Normalizing Grief: We Can Be Doing More
The majority of the Packer community has sadly experienced, or will experience at some point, the death of a loved one; forcing them to go through the incredibly heartbreaking process of coping with loss. The topic of grief is normal, common, and relevant to every single one of the members in our community—so why do we avoid talking about it?
I lost my mother to cancer when I was a very young age, and grief has been a part of my life ever since her death. Although she passed away almost 12 years ago, I am constantly thinking about her and I always miss her—but I have found that not many people are willing to talk to me about her death. One of the biggest misconceptions about the process of grieving is that those experiencing loss want to be left alone, or that we do not want to speak about the ones we have lost. Facing the death of a loved one is an experience that makes you feel incredibly isolated and vulnerable, and the last thing that people in mourning need is to be left alone.
Larissa Dzegar, sophomore grade dean, has been making an effort to push the topic of grief into the forefront of Packer’s conversations since early this year, when she lost her father.
“I think it’s important to start normalizing grief, death, and loss,” Ms. Dzegar said. “I felt very isolated and [still] feel very isolated at times, having lost my father this year, and I don’t think it has to be that way.”
The reason that people in our community are often hesitant to discuss death is because it can make those who have not experienced a comparable loss uncomfortable. Since death is such a sensitive subject, those people might be afraid they will say something insensitive, or somehow make the situation worse. It’s hard to be supportive when you can’t empathize with the person needing support, since you can’t be sure of what they need.
Because of the resistance that many people express toward talking about this topic, many people who have experienced loss have expressed interest in creating a space where those handling the death of a loved one can discuss their grief with others that have similar experiences. I, along with several other students who have dealt with the death of a parent, attend Family Composition, an affinity club for students who identify as having unconventional family situations. Family Composition is a great, supportive environment, and has been helpful in dealing with my grief to a certain extent. However, the vast majority of members who attend the meetings come because of divorced parents, so I have found that the meetings are often centered around those particular issues, instead of focusing on the minority of us who attend because of loss and death.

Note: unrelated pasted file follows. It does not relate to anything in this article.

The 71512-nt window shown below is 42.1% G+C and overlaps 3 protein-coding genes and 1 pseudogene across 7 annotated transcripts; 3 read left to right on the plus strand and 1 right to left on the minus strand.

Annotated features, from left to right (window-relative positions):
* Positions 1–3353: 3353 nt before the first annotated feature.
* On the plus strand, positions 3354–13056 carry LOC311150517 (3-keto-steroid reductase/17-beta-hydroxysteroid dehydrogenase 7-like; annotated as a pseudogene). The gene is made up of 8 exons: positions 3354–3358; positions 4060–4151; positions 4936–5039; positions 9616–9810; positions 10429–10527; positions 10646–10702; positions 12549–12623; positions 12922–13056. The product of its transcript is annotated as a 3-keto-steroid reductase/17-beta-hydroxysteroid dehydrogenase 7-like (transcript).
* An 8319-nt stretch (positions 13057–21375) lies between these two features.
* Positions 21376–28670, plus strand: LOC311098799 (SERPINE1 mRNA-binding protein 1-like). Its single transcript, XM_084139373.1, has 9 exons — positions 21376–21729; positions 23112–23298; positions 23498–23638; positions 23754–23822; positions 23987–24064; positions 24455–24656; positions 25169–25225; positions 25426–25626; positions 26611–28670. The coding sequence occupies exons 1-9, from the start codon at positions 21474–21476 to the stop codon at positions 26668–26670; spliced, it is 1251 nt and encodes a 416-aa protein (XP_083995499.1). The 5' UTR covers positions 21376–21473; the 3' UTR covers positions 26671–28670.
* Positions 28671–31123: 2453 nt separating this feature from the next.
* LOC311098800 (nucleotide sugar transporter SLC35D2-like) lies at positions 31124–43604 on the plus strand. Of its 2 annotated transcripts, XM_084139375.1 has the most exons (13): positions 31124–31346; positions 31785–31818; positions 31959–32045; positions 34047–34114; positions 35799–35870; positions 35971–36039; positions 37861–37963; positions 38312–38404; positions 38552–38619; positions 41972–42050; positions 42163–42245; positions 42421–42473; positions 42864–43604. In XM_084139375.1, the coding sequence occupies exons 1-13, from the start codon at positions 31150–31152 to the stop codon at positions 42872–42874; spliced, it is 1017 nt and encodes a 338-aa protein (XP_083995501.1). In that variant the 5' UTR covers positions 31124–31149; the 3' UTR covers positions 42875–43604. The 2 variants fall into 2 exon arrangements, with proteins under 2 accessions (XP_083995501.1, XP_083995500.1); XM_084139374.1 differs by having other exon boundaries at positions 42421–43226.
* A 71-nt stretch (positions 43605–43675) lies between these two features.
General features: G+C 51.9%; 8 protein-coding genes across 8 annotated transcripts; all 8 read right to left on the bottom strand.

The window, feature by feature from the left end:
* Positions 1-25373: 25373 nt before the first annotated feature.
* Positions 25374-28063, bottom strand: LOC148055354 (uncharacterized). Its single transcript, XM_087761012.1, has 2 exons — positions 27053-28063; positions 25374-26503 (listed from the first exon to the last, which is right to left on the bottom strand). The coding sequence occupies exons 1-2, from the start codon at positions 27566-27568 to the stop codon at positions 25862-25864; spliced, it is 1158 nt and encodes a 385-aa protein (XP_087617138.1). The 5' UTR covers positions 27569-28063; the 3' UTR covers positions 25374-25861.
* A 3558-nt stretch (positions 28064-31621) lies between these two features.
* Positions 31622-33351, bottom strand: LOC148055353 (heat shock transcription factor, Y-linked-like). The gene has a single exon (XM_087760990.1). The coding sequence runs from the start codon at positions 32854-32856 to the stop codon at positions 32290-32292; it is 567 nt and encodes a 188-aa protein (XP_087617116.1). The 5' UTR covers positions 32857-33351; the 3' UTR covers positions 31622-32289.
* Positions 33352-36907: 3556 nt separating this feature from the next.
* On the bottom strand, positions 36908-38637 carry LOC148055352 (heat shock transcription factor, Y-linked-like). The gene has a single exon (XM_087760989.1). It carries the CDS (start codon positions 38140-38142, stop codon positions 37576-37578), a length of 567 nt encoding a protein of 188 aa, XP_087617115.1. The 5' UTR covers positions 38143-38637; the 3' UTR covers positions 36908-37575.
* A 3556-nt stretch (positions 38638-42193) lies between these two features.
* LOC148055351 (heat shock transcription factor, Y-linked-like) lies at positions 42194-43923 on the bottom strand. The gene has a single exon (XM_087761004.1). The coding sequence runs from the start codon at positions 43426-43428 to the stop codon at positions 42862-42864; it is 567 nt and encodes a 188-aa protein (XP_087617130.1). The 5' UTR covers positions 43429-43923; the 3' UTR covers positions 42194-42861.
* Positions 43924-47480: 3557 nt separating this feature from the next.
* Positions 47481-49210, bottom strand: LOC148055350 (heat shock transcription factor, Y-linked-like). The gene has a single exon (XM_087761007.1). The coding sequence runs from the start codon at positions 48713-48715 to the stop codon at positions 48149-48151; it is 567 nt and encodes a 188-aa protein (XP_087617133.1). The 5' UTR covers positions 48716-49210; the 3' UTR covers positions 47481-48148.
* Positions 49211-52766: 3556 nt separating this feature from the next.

Making a space for only those who have personally experienced loss in their life is not all we can be doing. The entire Packer community needs to shift how we look at, and how we react to grief. Although Packer has done a really great job in supporting the members of our community that are experiencing loss, this support should not falter after it is deemed that the person has reached a place of “acceptance.” I do not believe that the process of grieving can be summed up in ‘The 5 Stages of Grief,’ or that one can ever fully accept the death of a loved one. Even though it has been nearly 12 years since my mom died, I have not reached a place of acceptance—my perspective on her death continues to change as I grow, but the grief I hold has never fully gone away. Those who have dealt with death should be able to feel justified for bringing up the topic of loss, and to mourn those we have lost no matter how long ago the death occurred.
Delia Barnett (‘20), who lost her father when she was in Packer’s Lower School, spoke about her experience sharing her grief with the Packer community, “Since it’s been so long since my dad died, there have been a lot of times where I’ve felt like my grief hasn’t really been valid or warranted, when it’s something that doesn’t ever go away. A lot of times I won’t talk about grief when it comes up because I don’t want to be perceived in a certain way.”
Despite how difficult it can be to hear someone speak about their experience with death, it’s important that we understand that it is far harder for a person grieving to share their experience with death than it is for the one listening. The feeling of grief is one of the most painful, exhausting, and complex phenomenons that I have ever endured, and I have found that it is incredibly difficult to engage in a community while coping with that grief—let alone to feel like you have to pretend that your grief isn’t there.
Ms. Dzegar accurately described the experience of loss when she said, “It’s like a hole in my mid-section, and I have to function in the world pretending that it’s not there. I think about my dad all the time. I miss him, and I talk to him, and it’s really hard to pretend that I don’t think about him all the time. I don’t think that hole goes away; you just learn how to live around it and walk around the world with it.”
The overarching problem that Packer struggles with when dealing with grief, is how we often avoid and ignore the issues present in our community that we cannot directly relate to. I’ve seen this dynamic in almost every conversation concerning a minority group at Packer—if the issue isn’t affecting us personally, we won’t show up. It’s time that we put a stop to this harmful cycle, and begin to participate in discussions about issues that affect our community, even if they make us uncomfortable.
The next time you encounter someone coping with loss, I hope you’ll do your best to empathize with them and be there for them through their pain, whether that means asking them about the one they’ve lost, celebrating their lost one’s birthday with them, or even just being a shoulder to cry on, your support matters.